This might be your first lesson in the unfortunate reality that, sometimes, life gets in the way of your dreams.

In 1980, the U.S. boycotted the Olympics in protest of the Soviet invasion of Afghanistan. All of those athletes who had worked towards this one global event had their dreams deferred. We will never know the moments of greatness lost. For many, it would be their only opportunity to participate in such an event, a once-in-a-lifetime experience.

Know that you are not alone. You are not the first nor will you be the last to make personal sacrifices for the greater good. "Safety first." We all know that canceling tours, performances and training programs are the right thing, the only thing to do. It does not mean that we cannot grieve the losses. They are real and have impact.

But remember this: You are a dancer. You are adroit at shifting your weight, changing speed and direction. You know how to take corrections, make adjustments and you are all too familiar with discomfort and hard work. These are skills that you have learned in a dance studio and will serve you well in life at large. Right now, you don't know that you know how to do this, but you do. You will find your center.

Although you will not get this time back, you will make up the lost ground. You are still in the race, the course has just been altered. If you treat this period like recovering from an injury, with patience, compassion and making good use of the time, you can emerge smarter and stronger for having survived it.

I am sorry for the urgency that this field has manufactured that has resulted in the unbearable pressure to meet levels of expectations and timelines in order to dance professionally. Focus and dedication do not have to result in myopia. We have created a system that requires so much at such a young age that it narrows you both as an artist and as a human being. We have created a system that often has made you choose your art over your families, yet has not attended to your personal and emotional development. Take this time to discover, and develop other aspects of yourself; you will be a better artist for it when you get back to the studio.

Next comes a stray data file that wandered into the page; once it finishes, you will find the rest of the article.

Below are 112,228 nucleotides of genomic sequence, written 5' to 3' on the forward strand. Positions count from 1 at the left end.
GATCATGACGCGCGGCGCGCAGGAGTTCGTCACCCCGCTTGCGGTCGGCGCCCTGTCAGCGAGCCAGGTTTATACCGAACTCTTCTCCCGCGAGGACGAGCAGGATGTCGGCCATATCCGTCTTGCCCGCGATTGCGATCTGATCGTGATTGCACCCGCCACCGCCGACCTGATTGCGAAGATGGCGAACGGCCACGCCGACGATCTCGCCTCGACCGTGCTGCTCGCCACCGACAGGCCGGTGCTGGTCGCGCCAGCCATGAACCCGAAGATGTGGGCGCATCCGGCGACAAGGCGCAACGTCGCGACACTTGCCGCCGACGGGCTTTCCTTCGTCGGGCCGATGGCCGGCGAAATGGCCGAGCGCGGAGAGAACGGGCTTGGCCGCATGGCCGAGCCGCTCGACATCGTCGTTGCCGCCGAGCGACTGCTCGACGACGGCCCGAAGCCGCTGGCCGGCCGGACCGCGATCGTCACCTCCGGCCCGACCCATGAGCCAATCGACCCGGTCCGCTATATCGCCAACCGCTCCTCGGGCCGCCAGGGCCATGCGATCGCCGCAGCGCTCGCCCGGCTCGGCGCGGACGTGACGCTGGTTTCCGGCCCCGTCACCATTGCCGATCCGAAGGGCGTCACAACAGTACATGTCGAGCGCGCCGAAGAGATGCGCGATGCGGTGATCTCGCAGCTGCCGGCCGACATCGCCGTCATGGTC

The body needs down time for self-healing and recovery. Professional dancers and students alike are being pushed to, and beyond, their limits. Yes, the body is adaptable, but should we be asking, demanding that it be? Dancing in mild pain, on the edge of injury has become a dangerous norm, and too often in our culture it is used as a barometer for dedication.

Frankly a little downtime might do everyone some good—students, professionals and educators. While we are all forced to slow down, we might take this opportunity as a community to reflect on aspects of our culture that need to be reevaluated.

In the face of such grievous loss, it might seem shallow to mourn the performances that will never be. But those shows and tours that were canceled represent the lives of the artists and the people behind the scenes who spent hours upon hours poured into their preparation. To have it all vanish is like a tiny death. So much of what we do is ephemeral, and dissipates instantaneously. These cancellations call into question one's very existence, not to mention one's livelihood.